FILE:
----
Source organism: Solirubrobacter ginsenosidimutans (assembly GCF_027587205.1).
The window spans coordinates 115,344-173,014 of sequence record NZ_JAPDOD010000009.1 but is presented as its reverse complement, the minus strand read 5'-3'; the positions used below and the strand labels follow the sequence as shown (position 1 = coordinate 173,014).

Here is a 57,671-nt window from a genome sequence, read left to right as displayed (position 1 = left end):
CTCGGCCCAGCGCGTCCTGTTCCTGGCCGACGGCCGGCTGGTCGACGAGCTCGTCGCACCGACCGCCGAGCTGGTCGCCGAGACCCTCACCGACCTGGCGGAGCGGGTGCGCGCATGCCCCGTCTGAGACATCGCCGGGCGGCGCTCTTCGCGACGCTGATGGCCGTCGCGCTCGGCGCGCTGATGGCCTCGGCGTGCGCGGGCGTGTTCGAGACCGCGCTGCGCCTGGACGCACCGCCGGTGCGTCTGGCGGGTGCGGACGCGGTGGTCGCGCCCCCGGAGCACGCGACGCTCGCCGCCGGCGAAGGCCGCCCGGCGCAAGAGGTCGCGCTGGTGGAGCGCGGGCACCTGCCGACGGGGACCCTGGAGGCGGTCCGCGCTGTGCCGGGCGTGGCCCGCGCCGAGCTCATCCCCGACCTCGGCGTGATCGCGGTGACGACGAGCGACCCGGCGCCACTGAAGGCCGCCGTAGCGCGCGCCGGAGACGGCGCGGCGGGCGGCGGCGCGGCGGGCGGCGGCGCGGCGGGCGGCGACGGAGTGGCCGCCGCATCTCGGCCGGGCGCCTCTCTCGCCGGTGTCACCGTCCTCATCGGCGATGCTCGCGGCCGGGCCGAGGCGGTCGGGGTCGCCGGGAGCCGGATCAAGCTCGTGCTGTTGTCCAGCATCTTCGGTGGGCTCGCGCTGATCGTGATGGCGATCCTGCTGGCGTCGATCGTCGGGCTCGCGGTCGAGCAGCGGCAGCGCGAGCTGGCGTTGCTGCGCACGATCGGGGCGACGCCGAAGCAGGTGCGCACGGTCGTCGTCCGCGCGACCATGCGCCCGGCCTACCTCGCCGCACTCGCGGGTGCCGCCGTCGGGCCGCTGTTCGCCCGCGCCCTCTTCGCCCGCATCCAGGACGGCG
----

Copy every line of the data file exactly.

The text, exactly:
Source organism: Solirubrobacter ginsenosidimutans (assembly GCF_027587205.1).
The window spans coordinates 115,344-173,014 of sequence record NZ_JAPDOD010000009.1 but is presented as its reverse complement, the minus strand read 5'-3'; the positions used below and the strand labels follow the sequence as shown (position 1 = coordinate 173,014).

Here is a 57,671-nt window from a genome sequence, read left to right as displayed (position 1 = left end):
CTCGGCCCAGCGCGTCCTGTTCCTGGCCGACGGCCGGCTGGTCGACGAGCTCGTCGCACCGACCGCCGAGCTGGTCGCCGAGACCCTCACCGACCTGGCGGAGCGGGTGCGCGCATGCCCCGTCTGAGACATCGCCGGGCGGCGCTCTTCGCGACGCTGATGGCCGTCGCGCTCGGCGCGCTGATGGCCTCGGCGTGCGCGGGCGTGTTCGAGACCGCGCTGCGCCTGGACGCACCGCCGGTGCGTCTGGCGGGTGCGGACGCGGTGGTCGCGCCCCCGGAGCACGCGACGCTCGCCGCCGGCGAAGGCCGCCCGGCGCAAGAGGTCGCGCTGGTGGAGCGCGGGCACCTGCCGACGGGGACCCTGGAGGCGGTCCGCGCTGTGCCGGGCGTGGCCCGCGCCGAGCTCATCCCCGACCTCGGCGTGATCGCGGTGACGACGAGCGACCCGGCGCCACTGAAGGCCGCCGTAGCGCGCGCCGGAGACGGCGCGGCGGGCGGCGGCGCGGCGGGCGGCGGCGCGGCGGGCGGCGACGGAGTGGCCGCCGCATCTCGGCCGGGCGCCTCTCTCGCCGGTGTCACCGTCCTCATCGGCGATGCTCGCGGCCGGGCCGAGGCGGTCGGGGTCGCCGGGAGCCGGATCAAGCTCGTGCTGTTGTCCAGCATCTTCGGTGGGCTCGCGCTGATCGTGATGGCGATCCTGCTGGCGTCGATCGTCGGGCTCGCGGTCGAGCAGCGGCAGCGCGAGCTGGCGTTGCTGCGCACGATCGGGGCGACGCCGAAGCAGGTGCGCACGGTCGTCGTCCGCGCGACCATGCGCCCGGCCTACCTCGCCGCACTCGCGGGTGCCGCCGTCGGGCCGCTGTTCGCCCGCGCCCTCTTCGCCCGCATCCAGGACGGCG